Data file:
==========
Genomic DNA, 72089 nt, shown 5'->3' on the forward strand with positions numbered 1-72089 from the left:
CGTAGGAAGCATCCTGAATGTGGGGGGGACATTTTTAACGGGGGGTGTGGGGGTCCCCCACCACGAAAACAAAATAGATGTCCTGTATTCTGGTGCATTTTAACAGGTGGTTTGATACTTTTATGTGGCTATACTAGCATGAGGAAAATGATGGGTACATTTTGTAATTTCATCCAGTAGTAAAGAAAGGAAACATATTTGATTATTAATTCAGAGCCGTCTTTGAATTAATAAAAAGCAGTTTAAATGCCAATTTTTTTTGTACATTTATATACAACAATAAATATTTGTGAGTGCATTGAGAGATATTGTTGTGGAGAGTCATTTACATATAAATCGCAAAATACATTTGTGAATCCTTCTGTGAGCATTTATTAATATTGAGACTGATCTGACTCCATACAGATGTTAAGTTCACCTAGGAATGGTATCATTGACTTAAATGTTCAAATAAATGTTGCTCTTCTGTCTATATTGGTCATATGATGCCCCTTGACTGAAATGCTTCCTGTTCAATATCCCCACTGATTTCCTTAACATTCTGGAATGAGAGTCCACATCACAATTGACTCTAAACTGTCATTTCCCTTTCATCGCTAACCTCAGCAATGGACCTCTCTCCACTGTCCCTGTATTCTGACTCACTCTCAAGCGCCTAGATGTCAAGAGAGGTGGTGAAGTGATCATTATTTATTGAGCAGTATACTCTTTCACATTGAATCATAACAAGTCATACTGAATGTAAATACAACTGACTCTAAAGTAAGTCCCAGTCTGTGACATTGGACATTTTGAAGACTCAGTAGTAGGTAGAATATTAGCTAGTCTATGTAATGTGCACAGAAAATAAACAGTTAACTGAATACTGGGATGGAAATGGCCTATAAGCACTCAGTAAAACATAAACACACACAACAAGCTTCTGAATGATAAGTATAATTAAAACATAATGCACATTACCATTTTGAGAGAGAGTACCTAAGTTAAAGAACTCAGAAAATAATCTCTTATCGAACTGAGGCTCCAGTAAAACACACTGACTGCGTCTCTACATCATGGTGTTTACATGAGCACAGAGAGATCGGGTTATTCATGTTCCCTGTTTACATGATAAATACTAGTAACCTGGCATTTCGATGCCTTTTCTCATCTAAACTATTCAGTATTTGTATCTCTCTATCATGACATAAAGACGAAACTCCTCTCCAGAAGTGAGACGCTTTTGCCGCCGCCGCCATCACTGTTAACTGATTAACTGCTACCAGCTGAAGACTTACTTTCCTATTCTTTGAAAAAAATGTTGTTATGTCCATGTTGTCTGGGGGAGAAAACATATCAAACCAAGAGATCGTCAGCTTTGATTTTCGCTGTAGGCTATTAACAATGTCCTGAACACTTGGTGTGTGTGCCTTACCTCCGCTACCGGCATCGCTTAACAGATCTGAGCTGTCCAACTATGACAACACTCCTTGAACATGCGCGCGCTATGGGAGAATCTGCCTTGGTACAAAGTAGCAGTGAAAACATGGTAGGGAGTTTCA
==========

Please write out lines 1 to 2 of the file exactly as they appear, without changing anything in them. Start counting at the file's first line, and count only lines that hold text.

Genomic DNA, 72089 nt, shown 5'->3' on the forward strand with positions numbered 1-72089 from the left:
CGTAGGAAGCATCCTGAATGTGGGGGGGACATTTTTAACGGGGGGTGTGGGGGTCCCCCACCACGAAAACAAAATAGATGTCCTGTATTCTGGTGCATTTTAACAGGTGGTTTGATACTTTTATGTGGCTATACTAGCATGAGGAAAATGATGGGTACATTTTGTAATTTCATCCAGTAGTAAAGAAAGGAAACATATTTGATTATTAATTCAGAGCCGTCTTTGAATTAATAAAAAGCAGTTTAAATGCCAATTTTTTTTGTACATTTATATACAACAATAAATATTTGTGAGTGCATTGAGAGATATTGTTGTGGAGAGTCATTTACATATAAATCGCAAAATACATTTGTGAATCCTTCTGTGAGCATTTATTAATATTGAGACTGATCTGACTCCATACAGATGTTAAGTTCACCTAGGAATGGTATCATTGACTTAAATGTTCAAATAAATGTTGCTCTTCTGTCTATATTGGTCATATGATGCCCCTTGACTGAAATGCTTCCTGTTCAATATCCCCACTGATTTCCTTAACATTCTGGAATGAGAGTCCACATCACAATTGACTCTAAACTGTCATTTCCCTTTCATCGCTAACCTCAGCAATGGACCTCTCTCCACTGTCCCTGTATTCTGACTCACTCTCAAGCGCCTAGATGTCAAGAGAGGTGGTGAAGTGATCATTATTTATTGAGCAGTATACTCTTTCACATTGAATCATAACAAGTCATACTGAATGTAAATACAACTGACTCTAAAGTAAGTCCCAGTCTGTGACATTGGACATTTTGAAGACTCAGTAGTAGGTAGAATATTAGCTAGTCTATGTAATGTGCACAGAAAATAAACAGTTAACTGAATACTGGGATGGAAATGGCCTATAAGCACTCAGTAAAACATAAACACACACAACAAGCTTCTGAATGATAAGTATAATTAAAACATAATGCACATTACCATTTTGAGAGAGAGTACCTAAGTTAAAGAACTCAGAAAATAATCTCTTATCGAACTGAGGCTCCAGTAAAACACACTGACTGCGTCTCTACATCATGGTGTTTACATGAGCACAGAGAGATCGGGTTATTCATGTTCCCTGTTTACATGATAAATACTAGTAACCTGGCATTTCGATGCCTTTTCTCATCTAAACTATTCAGTATTTGTATCTCTCTATCATGACATAAAGACGAAACTCCTCTCCAGAAGTGAGACGCTTTTGCCGCCGCCGCCATCACTGTTAACTGATTAACTGCTACCAGCTGAAGACTTACTTTCCTATTCTTTGAAAAAAATGTTGTTATGTCCATGTTGTCTGGGGGAGAAAACATATCAAACCAAGAGATCGTCAGCTTTGATTTTCGCTGTAGGCTATTAACAATGTCCTGAACACTTGGTGTGTGTGCCTTACCTCCGCTACCGGCATCGCTTAACAGATCTGAGCTGTCCAACTATGACAACACTCCTTGAACATGCGCGCGCTATGGGAGAATCTGCCTTGGTACAAAGTAGCAGTGAAAACATGGTAGGGAGTTTCA